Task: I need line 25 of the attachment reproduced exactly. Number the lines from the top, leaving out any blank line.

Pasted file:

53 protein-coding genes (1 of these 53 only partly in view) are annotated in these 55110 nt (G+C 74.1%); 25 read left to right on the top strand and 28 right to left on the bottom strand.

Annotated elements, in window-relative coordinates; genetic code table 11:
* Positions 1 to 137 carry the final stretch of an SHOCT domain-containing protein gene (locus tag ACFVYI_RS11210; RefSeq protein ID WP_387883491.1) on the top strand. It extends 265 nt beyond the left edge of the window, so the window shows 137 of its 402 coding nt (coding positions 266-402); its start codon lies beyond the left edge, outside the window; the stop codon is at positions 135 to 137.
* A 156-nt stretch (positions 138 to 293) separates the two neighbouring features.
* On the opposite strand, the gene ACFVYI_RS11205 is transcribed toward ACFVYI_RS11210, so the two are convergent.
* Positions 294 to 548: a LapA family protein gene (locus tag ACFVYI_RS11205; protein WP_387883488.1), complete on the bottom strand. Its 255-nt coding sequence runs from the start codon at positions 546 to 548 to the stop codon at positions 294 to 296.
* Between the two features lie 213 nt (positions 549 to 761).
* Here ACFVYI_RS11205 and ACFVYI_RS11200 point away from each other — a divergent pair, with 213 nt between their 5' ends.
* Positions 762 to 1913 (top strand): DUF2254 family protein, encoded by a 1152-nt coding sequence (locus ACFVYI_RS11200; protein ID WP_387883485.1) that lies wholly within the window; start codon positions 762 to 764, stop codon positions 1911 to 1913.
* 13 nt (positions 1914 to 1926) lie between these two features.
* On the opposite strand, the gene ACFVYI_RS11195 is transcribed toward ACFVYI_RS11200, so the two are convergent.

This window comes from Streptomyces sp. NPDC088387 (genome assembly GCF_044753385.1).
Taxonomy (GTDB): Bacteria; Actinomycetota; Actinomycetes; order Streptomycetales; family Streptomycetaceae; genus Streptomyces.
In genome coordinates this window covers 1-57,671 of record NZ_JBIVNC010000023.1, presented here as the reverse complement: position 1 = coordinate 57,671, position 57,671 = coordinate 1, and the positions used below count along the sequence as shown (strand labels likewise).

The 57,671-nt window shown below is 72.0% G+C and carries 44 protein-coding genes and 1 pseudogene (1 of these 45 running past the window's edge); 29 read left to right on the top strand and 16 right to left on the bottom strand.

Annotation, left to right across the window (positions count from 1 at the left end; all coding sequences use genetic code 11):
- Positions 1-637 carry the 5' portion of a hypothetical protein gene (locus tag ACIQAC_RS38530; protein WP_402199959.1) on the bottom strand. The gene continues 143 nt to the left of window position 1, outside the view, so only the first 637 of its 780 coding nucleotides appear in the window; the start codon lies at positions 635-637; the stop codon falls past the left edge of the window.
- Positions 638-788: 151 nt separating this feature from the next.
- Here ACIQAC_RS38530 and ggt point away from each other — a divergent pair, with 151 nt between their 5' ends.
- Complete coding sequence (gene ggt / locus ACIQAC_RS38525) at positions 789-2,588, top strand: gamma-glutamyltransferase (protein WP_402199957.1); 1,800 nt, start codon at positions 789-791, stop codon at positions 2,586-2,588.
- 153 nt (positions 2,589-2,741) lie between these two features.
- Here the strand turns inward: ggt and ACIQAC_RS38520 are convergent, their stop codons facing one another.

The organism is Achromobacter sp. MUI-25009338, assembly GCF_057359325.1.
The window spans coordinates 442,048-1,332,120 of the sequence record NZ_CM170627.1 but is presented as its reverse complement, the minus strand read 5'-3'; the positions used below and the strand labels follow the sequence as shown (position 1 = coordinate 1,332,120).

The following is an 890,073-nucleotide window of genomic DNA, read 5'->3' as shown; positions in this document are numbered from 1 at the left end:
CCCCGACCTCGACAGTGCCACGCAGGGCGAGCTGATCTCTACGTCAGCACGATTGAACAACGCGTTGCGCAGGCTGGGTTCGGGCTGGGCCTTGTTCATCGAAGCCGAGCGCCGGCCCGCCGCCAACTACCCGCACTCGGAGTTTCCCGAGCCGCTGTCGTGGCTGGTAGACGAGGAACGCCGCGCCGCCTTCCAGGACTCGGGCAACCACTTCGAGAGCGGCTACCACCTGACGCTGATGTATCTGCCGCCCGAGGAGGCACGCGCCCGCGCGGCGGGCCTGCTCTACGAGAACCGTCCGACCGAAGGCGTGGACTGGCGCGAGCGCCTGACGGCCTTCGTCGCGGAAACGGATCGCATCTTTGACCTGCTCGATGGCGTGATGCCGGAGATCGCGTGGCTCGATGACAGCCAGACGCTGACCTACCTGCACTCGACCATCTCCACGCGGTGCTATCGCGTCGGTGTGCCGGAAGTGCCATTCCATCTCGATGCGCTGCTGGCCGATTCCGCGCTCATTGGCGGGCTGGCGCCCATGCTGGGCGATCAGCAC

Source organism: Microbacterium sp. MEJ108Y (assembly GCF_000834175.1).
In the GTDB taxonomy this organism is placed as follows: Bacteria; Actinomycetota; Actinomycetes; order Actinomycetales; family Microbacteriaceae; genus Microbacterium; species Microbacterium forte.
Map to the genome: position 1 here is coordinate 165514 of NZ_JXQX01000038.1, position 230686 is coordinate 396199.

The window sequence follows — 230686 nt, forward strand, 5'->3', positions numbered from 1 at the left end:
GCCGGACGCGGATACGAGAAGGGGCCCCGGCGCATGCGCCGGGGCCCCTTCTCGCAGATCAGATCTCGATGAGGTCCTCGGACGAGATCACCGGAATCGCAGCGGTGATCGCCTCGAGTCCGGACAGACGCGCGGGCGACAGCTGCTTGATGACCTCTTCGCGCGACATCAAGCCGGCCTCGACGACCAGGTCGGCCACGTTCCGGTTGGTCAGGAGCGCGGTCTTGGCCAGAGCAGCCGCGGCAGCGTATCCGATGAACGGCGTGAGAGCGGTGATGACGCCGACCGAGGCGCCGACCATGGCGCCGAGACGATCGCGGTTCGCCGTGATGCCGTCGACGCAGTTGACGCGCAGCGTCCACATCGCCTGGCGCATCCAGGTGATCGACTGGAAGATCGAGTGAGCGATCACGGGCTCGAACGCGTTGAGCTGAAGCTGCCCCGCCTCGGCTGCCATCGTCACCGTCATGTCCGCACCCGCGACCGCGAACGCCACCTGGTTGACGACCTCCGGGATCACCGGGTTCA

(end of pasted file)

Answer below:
The following is an 890,073-nucleotide window of genomic DNA, read 5'->3' as shown; positions in this document are numbered from 1 at the left end: